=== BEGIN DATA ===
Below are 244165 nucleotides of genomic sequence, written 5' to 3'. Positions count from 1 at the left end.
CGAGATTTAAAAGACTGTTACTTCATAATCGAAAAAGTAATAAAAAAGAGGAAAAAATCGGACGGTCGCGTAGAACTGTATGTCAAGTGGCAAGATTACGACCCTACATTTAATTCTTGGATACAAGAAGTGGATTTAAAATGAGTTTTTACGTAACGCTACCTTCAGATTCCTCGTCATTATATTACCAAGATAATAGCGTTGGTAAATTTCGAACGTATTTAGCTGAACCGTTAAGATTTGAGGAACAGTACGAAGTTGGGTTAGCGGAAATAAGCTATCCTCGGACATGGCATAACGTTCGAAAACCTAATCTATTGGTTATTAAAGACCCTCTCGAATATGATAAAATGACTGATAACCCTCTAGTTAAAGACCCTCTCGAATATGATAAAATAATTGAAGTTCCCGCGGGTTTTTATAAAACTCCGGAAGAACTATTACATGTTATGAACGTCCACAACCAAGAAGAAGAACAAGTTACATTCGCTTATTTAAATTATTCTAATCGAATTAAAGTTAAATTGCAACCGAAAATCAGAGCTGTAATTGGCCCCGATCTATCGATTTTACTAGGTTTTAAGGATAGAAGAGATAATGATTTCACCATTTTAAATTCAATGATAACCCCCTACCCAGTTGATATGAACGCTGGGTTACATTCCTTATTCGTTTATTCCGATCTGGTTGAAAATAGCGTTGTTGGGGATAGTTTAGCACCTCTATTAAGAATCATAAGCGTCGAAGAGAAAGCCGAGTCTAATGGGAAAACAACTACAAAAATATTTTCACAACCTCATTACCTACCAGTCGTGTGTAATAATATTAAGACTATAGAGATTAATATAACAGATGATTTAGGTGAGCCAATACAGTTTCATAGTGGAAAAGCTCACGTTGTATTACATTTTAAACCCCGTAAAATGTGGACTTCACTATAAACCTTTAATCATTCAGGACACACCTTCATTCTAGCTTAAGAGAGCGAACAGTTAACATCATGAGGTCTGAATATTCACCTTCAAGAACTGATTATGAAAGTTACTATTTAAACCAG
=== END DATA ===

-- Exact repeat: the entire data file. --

Below are 244165 nucleotides of genomic sequence, written 5' to 3'. Positions count from 1 at the left end.
CGAGATTTAAAAGACTGTTACTTCATAATCGAAAAAGTAATAAAAAAGAGGAAAAAATCGGACGGTCGCGTAGAACTGTATGTCAAGTGGCAAGATTACGACCCTACATTTAATTCTTGGATACAAGAAGTGGATTTAAAATGAGTTTTTACGTAACGCTACCTTCAGATTCCTCGTCATTATATTACCAAGATAATAGCGTTGGTAAATTTCGAACGTATTTAGCTGAACCGTTAAGATTTGAGGAACAGTACGAAGTTGGGTTAGCGGAAATAAGCTATCCTCGGACATGGCATAACGTTCGAAAACCTAATCTATTGGTTATTAAAGACCCTCTCGAATATGATAAAATGACTGATAACCCTCTAGTTAAAGACCCTCTCGAATATGATAAAATAATTGAAGTTCCCGCGGGTTTTTATAAAACTCCGGAAGAACTATTACATGTTATGAACGTCCACAACCAAGAAGAAGAACAAGTTACATTCGCTTATTTAAATTATTCTAATCGAATTAAAGTTAAATTGCAACCGAAAATCAGAGCTGTAATTGGCCCCGATCTATCGATTTTACTAGGTTTTAAGGATAGAAGAGATAATGATTTCACCATTTTAAATTCAATGATAACCCCCTACCCAGTTGATATGAACGCTGGGTTACATTCCTTATTCGTTTATTCCGATCTGGTTGAAAATAGCGTTGTTGGGGATAGTTTAGCACCTCTATTAAGAATCATAAGCGTCGAAGAGAAAGCCGAGTCTAATGGGAAAACAACTACAAAAATATTTTCACAACCTCATTACCTACCAGTCGTGTGTAATAATATTAAGACTATAGAGATTAATATAACAGATGATTTAGGTGAGCCAATACAGTTTCATAGTGGAAAAGCTCACGTTGTATTACATTTTAAACCCCGTAAAATGTGGACTTCACTATAAACCTTTAATCATTCAGGACACACCTTCATTCTAGCTTAAGAGAGCGAACAGTTAACATCATGAGGTCTGAATATTCACCTTCAAGAACTGATTATGAAAGTTACTATTTAAACCAG